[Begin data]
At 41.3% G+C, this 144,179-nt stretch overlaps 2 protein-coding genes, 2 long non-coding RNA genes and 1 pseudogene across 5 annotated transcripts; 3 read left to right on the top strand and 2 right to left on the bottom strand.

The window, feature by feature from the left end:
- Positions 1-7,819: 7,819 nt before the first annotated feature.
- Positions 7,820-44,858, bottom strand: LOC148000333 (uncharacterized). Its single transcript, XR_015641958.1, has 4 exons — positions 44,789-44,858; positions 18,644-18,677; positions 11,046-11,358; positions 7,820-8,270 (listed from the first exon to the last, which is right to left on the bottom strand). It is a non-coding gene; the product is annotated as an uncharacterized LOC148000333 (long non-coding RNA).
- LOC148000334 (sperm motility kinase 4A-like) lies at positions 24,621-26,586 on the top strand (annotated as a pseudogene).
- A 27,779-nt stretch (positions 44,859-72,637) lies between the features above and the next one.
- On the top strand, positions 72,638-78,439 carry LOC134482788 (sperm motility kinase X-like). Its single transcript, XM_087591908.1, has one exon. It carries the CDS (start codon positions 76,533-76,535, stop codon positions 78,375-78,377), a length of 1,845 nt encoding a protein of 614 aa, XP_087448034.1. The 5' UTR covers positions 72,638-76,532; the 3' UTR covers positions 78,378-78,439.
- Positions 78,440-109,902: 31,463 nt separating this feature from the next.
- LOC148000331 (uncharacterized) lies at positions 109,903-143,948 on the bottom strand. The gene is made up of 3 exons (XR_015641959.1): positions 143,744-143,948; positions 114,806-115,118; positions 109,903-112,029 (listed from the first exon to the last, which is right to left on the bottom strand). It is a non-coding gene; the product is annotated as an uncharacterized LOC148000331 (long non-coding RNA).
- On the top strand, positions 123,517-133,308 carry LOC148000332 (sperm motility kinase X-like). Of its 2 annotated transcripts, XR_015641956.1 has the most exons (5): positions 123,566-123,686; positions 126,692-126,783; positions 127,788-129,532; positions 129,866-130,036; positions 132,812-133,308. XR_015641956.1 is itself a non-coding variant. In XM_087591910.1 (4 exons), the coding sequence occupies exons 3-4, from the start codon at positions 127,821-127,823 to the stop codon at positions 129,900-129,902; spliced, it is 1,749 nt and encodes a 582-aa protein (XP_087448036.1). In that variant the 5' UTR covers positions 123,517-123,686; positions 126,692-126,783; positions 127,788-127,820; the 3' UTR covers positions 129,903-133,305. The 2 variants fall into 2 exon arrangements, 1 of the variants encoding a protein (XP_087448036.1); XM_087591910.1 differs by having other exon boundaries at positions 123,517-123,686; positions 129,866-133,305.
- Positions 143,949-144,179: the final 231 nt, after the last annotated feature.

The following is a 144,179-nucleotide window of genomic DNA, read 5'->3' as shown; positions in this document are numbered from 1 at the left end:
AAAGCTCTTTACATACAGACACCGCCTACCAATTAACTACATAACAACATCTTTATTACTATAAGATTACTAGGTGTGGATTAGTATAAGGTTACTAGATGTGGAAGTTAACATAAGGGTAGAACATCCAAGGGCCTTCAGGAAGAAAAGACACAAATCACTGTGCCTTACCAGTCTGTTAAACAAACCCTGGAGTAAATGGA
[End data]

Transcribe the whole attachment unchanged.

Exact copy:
At 41.3% G+C, this 144,179-nt stretch overlaps 2 protein-coding genes, 2 long non-coding RNA genes and 1 pseudogene across 5 annotated transcripts; 3 read left to right on the top strand and 2 right to left on the bottom strand.

The window, feature by feature from the left end:
- Positions 1-7,819: 7,819 nt before the first annotated feature.
- Positions 7,820-44,858, bottom strand: LOC148000333 (uncharacterized). Its single transcript, XR_015641958.1, has 4 exons — positions 44,789-44,858; positions 18,644-18,677; positions 11,046-11,358; positions 7,820-8,270 (listed from the first exon to the last, which is right to left on the bottom strand). It is a non-coding gene; the product is annotated as an uncharacterized LOC148000333 (long non-coding RNA).
- LOC148000334 (sperm motility kinase 4A-like) lies at positions 24,621-26,586 on the top strand (annotated as a pseudogene).
- A 27,779-nt stretch (positions 44,859-72,637) lies between the features above and the next one.
- On the top strand, positions 72,638-78,439 carry LOC134482788 (sperm motility kinase X-like). Its single transcript, XM_087591908.1, has one exon. It carries the CDS (start codon positions 76,533-76,535, stop codon positions 78,375-78,377), a length of 1,845 nt encoding a protein of 614 aa, XP_087448034.1. The 5' UTR covers positions 72,638-76,532; the 3' UTR covers positions 78,378-78,439.
- Positions 78,440-109,902: 31,463 nt separating this feature from the next.
- LOC148000331 (uncharacterized) lies at positions 109,903-143,948 on the bottom strand. The gene is made up of 3 exons (XR_015641959.1): positions 143,744-143,948; positions 114,806-115,118; positions 109,903-112,029 (listed from the first exon to the last, which is right to left on the bottom strand). It is a non-coding gene; the product is annotated as an uncharacterized LOC148000331 (long non-coding RNA).
- On the top strand, positions 123,517-133,308 carry LOC148000332 (sperm motility kinase X-like). Of its 2 annotated transcripts, XR_015641956.1 has the most exons (5): positions 123,566-123,686; positions 126,692-126,783; positions 127,788-129,532; positions 129,866-130,036; positions 132,812-133,308. XR_015641956.1 is itself a non-coding variant. In XM_087591910.1 (4 exons), the coding sequence occupies exons 3-4, from the start codon at positions 127,821-127,823 to the stop codon at positions 129,900-129,902; spliced, it is 1,749 nt and encodes a 582-aa protein (XP_087448036.1). In that variant the 5' UTR covers positions 123,517-123,686; positions 126,692-126,783; positions 127,788-127,820; the 3' UTR covers positions 129,903-133,305. The 2 variants fall into 2 exon arrangements, 1 of the variants encoding a protein (XP_087448036.1); XM_087591910.1 differs by having other exon boundaries at positions 123,517-123,686; positions 129,866-133,305.
- Positions 143,949-144,179: the final 231 nt, after the last annotated feature.

The following is a 144,179-nucleotide window of genomic DNA, read 5'->3' as shown; positions in this document are numbered from 1 at the left end:
AAAGCTCTTTACATACAGACACCGCCTACCAATTAACTACATAACAACATCTTTATTACTATAAGATTACTAGGTGTGGATTAGTATAAGGTTACTAGATGTGGAAGTTAACATAAGGGTAGAACATCCAAGGGCCTTCAGGAAGAAAAGACACAAATCACTGTGCCTTACCAGTCTGTTAAACAAACCCTGGAGTAAATGGA